HARARE, Zimbabwe — Civil servants stung by Zimbabwe’s galloping inflation staged a one-day strike on Wednesday in a demand for increased wages, saying that their earnings were disappearing under skyrocketing prices.
Inflation in the southern African nation is running at about 300 percent, according to International Monetary Fund figures, and has prompted walkouts by doctors and nurses as well.
“We need increased salaries to be able to keep coming to work,” said Charles Mubwandarikwa, chairman of the Progressive Teachers Union of Zimbabwe, which joined the government workers’ strike in solidarity.
Zimbabwean doctors, many of whom have been on strike for about two months, are demanding that their wages not only be increased, but that they be paid in American dollars as a hedge against inflation.
On Monday, nurses in local authority clinics in the capital, Harare, also walked off the job. The nurses said that they, too, were unable to work because of poor wages.
The government appeared acutely aware of the mounting crisis. On Tuesday, Monica Mutsvangwa, the minister of information, said at a news conference that “medical services at most central hospitals” remained limited because “the public hospitals medical doctors’ strike has now gone beyond 63 days.”
Over the past few months, the government has tried to appease workers by providing allowances to help meet the rising cost of living. But the measures were not enough to stop the board representing civil servants in Zimbabwe, the Apex Council, from calling Wednesday’s strike.
“Government workers are earning an equivalent of $40 or less, and so we appeal to the government to pay us better,” said a member of the council, Takavarasha Zhou.
The police had approved Wednesday’s strike, the first time a job action by government workers had been permitted. The authorities in general have taken a hard line against demonstrations: In August, with the backing of a court, the authorities banned demonstrations by members of opposition political parties and civil society organizations.
The striking workers on Wednesday sang and danced as they gathered outside the offices of the Apex Council. They waved placards with protest slogans directed at the government. Some clashes erupted between strikers and police forces.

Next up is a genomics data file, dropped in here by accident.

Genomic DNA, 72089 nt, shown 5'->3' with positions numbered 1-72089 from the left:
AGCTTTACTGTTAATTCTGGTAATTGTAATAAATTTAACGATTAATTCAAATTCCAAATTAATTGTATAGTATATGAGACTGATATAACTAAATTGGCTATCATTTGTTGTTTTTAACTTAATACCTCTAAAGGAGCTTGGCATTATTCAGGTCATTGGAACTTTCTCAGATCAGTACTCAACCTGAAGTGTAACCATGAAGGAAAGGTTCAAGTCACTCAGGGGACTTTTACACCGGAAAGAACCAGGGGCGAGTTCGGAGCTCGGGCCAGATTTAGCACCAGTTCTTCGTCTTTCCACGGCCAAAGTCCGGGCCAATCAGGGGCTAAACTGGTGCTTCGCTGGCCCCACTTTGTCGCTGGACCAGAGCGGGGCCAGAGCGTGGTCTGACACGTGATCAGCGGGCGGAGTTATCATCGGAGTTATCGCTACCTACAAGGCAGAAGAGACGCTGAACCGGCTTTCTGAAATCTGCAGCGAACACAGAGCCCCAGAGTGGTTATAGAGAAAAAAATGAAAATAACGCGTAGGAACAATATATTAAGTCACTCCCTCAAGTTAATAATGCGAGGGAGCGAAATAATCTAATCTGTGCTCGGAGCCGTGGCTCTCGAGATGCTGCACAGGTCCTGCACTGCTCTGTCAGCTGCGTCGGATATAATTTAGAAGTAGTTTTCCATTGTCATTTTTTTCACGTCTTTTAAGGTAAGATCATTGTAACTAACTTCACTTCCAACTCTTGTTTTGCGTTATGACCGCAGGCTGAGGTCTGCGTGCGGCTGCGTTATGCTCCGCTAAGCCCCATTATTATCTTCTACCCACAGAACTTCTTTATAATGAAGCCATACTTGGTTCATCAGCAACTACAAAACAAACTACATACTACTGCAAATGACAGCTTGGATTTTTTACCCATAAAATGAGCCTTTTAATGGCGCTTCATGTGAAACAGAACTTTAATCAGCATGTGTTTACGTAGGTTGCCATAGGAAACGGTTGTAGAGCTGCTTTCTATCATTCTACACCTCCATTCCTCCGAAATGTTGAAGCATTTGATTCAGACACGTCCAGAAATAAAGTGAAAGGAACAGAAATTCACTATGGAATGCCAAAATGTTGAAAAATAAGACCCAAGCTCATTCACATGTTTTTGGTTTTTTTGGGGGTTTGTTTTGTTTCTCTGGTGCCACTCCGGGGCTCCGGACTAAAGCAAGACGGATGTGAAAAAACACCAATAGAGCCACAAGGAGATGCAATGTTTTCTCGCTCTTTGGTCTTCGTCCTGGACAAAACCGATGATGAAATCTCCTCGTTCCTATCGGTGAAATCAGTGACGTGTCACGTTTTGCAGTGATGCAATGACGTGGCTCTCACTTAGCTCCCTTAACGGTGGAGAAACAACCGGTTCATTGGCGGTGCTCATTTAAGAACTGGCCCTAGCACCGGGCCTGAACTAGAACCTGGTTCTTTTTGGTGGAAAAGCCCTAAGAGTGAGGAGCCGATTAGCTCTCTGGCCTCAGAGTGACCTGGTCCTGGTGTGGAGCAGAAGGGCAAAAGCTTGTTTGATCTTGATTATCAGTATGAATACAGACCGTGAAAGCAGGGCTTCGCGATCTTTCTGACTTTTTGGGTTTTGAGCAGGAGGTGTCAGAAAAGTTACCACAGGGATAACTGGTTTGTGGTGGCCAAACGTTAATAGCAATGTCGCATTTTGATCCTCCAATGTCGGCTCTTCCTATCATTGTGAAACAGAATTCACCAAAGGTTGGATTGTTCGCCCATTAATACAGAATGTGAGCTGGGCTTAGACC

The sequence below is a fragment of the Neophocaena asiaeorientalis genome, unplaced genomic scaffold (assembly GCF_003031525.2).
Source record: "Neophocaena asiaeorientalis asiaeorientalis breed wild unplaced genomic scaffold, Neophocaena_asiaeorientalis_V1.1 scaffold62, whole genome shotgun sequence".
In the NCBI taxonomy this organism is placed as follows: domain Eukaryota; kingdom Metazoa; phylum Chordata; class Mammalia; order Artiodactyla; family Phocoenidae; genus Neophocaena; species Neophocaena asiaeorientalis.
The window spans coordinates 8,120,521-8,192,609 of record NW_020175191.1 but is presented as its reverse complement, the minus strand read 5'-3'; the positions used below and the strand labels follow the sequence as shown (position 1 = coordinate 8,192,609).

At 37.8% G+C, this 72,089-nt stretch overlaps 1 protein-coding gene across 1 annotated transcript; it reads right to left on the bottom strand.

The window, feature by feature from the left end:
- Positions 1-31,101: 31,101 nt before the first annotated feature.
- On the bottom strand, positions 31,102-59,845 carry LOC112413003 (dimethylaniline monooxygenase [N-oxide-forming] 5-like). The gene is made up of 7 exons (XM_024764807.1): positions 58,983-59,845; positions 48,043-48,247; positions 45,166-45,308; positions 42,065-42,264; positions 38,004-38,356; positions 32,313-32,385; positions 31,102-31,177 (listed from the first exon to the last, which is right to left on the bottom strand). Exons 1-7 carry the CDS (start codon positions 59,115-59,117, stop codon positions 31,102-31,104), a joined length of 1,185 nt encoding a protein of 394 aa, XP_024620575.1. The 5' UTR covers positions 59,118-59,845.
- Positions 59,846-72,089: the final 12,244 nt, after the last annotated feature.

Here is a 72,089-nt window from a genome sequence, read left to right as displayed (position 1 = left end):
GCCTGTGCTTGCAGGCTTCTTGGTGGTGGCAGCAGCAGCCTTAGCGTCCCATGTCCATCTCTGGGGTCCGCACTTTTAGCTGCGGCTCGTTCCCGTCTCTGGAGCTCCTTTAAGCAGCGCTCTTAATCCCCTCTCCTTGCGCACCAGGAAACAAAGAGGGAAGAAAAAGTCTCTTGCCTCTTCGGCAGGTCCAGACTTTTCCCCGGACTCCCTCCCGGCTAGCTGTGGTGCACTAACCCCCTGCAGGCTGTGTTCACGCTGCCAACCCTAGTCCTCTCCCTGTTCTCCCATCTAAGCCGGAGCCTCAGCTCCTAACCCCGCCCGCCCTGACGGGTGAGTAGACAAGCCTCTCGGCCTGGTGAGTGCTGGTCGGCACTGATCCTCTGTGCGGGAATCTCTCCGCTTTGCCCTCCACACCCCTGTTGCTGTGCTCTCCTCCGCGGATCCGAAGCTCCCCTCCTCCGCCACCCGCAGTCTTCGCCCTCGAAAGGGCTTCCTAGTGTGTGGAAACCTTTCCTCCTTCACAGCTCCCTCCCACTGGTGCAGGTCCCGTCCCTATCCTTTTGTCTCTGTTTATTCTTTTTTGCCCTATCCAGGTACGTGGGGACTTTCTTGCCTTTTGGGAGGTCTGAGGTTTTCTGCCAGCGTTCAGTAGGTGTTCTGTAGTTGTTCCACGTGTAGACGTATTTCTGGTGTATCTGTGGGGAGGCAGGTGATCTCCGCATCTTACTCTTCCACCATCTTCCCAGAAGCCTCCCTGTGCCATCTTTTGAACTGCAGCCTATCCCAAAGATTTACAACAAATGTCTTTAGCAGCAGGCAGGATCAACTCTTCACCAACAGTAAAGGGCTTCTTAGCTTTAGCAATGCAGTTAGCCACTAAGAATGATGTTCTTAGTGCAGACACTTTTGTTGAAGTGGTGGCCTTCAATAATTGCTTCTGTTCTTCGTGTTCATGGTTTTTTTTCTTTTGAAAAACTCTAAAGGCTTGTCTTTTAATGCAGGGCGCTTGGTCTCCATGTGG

The protesters had wanted to march to the offices of the Ministry of Finance, where they had intended to hand over a petition outlining their grievances. But heavily armed police officers blocked their movement.
“It’s like police gave us the right to march with their right hand, but quickly snatched it away with their left hand,” said Cecilia Alexander, the president of the Apex Council.
Since coming to power, President Emmerson Mnangagwa’s government has resorted to force to quell dissent.
In August 2018, after demonstrators in Zimbabwe’s capital called the country’s peaceful elections a sham and demanded the immediate release of the results in the July presidential poll, Mr. Mnangagwa’s government unleashed the army on protesters.
At least six people were killed in the clashes.
In January this year, Mr. Mnangagwa’s government again deployed the military when antigovernment protests broke out against a rise in fuel prices, leaving 17 people fatally shot in Harare and nearby towns.
Today, I publicly designated Owen Ncube for his involvement in a gross violation of #HumanRights in #Zimbabwe. State-sanctioned violence in Zimbabwe must end now and those responsible for human rights violations must be held accountable.
— Secretary Pompeo (@SecPompeo) October 25, 2019
Even as Zimbabwe has tried to re-engage Washington, a diplomatic fallout between Zimbabwe and the United States has complicated matters.
The foreign affairs minister, Sibusiso Moyo, accused the United States ambassador to Zimbabwe, Brian Nicholson, of acting like a member of the country’s opposition. Mr. Moyo this month threatened to cut off diplomatic ties after Mr. Nicholson apparently suggested that corruption was behind the country’s economic malaise.